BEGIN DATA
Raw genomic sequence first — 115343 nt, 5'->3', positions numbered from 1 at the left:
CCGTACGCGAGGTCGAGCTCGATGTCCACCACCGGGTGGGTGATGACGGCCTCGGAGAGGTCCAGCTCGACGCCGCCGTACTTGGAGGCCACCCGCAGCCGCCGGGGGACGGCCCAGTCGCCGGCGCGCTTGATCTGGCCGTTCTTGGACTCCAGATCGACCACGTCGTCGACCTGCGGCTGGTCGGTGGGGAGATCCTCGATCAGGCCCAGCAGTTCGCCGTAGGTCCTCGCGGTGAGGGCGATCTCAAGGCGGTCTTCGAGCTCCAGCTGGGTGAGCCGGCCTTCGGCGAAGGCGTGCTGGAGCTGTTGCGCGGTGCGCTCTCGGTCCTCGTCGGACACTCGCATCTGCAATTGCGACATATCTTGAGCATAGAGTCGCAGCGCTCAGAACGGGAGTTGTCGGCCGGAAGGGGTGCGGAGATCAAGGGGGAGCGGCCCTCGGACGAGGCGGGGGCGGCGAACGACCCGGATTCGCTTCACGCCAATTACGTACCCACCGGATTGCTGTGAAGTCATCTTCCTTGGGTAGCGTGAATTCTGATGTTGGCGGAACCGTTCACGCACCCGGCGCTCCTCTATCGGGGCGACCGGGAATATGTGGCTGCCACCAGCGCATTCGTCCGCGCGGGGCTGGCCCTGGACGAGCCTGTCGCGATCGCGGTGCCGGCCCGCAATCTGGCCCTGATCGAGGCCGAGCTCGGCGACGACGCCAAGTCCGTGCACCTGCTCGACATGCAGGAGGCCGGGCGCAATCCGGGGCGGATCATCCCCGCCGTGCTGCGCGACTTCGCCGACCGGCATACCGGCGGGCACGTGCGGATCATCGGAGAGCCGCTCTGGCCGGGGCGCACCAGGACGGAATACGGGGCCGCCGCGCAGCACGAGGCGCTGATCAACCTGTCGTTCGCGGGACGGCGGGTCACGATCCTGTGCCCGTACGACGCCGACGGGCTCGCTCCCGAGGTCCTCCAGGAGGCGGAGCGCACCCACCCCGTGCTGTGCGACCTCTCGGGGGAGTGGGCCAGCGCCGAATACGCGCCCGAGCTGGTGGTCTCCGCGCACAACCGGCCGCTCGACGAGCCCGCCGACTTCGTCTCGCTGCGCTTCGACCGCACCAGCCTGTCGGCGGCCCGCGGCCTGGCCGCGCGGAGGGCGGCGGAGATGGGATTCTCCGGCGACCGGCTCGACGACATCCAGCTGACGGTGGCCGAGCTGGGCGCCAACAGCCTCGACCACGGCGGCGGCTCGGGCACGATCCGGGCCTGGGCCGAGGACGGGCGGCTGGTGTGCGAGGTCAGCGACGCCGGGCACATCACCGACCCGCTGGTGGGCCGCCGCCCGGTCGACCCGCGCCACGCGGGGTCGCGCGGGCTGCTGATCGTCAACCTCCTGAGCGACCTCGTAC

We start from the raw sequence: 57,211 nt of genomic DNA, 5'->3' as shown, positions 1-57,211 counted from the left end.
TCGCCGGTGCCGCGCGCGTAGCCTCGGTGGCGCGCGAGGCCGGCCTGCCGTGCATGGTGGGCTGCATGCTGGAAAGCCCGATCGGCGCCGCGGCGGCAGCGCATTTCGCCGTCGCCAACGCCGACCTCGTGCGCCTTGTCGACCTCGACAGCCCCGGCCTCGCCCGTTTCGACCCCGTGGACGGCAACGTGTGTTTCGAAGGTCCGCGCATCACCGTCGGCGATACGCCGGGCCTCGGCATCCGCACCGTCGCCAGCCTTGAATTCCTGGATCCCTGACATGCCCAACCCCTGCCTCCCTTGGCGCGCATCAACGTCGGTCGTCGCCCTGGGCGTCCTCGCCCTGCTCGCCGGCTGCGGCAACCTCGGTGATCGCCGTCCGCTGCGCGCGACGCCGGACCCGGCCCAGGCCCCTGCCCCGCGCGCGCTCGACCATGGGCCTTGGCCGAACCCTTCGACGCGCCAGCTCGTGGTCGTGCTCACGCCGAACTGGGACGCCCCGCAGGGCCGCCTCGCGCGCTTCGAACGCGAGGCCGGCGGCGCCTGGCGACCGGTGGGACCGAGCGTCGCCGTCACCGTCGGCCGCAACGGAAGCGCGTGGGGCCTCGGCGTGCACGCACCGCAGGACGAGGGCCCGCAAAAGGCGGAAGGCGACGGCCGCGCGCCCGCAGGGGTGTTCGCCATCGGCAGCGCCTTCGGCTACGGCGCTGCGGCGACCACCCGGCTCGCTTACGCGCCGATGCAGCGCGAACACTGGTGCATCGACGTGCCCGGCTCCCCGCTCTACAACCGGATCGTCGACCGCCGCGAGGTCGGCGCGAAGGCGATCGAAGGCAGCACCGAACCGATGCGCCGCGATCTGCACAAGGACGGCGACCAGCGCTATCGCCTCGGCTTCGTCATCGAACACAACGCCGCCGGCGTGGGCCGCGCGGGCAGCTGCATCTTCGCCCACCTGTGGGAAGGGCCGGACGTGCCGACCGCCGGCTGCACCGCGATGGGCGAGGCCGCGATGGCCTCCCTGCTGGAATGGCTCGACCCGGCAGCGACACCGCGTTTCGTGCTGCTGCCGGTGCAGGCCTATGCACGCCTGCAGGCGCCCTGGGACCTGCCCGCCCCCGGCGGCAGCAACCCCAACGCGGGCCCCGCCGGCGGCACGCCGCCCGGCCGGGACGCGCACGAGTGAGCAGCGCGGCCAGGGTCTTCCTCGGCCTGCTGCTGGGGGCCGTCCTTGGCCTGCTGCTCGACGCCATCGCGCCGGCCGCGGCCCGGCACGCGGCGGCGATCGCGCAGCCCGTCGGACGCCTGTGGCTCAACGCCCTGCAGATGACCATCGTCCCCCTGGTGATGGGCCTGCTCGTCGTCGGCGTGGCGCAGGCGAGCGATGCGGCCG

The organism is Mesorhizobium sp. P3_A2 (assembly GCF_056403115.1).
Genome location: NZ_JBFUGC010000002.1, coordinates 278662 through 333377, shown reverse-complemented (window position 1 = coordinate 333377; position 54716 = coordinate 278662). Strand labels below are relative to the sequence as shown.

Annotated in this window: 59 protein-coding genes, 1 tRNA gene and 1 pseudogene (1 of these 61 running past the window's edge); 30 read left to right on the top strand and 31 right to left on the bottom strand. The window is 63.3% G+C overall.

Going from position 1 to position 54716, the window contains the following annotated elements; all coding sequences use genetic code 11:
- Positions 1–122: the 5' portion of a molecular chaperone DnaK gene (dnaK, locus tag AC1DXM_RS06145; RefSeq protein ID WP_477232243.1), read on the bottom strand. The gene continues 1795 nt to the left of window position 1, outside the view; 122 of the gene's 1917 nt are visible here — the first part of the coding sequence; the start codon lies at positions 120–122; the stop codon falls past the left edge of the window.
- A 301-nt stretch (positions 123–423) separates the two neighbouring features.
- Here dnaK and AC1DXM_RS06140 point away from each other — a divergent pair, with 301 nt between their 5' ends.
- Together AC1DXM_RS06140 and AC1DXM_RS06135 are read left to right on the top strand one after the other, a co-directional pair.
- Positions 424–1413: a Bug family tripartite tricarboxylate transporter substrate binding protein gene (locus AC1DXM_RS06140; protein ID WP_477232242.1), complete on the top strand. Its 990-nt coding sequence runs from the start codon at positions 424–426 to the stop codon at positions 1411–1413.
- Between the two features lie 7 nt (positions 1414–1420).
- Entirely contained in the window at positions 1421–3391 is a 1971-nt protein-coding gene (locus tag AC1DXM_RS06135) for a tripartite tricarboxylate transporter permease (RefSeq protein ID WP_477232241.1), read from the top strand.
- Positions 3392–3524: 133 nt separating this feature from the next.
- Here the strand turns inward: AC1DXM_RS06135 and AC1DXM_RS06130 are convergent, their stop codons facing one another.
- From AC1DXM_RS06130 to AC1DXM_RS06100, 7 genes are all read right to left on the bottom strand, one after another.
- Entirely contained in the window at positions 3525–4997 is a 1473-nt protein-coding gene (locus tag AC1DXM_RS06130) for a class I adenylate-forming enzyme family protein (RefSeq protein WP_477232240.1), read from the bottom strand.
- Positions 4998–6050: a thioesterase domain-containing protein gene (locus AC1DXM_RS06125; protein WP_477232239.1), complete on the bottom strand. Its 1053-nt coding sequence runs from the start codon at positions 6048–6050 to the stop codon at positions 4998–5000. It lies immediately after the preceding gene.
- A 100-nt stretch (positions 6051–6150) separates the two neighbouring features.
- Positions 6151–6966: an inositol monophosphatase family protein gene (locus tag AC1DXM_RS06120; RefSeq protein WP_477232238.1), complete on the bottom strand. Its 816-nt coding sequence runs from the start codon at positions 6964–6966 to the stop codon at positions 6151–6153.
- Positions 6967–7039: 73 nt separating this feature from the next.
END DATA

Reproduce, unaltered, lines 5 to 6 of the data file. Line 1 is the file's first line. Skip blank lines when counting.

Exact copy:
The organism is Mesorhizobium sp. P3_A2 (assembly GCF_056403115.1).
Genome location: NZ_JBFUGC010000002.1, coordinates 278662 through 333377, shown reverse-complemented (window position 1 = coordinate 333377; position 54716 = coordinate 278662). Strand labels below are relative to the sequence as shown.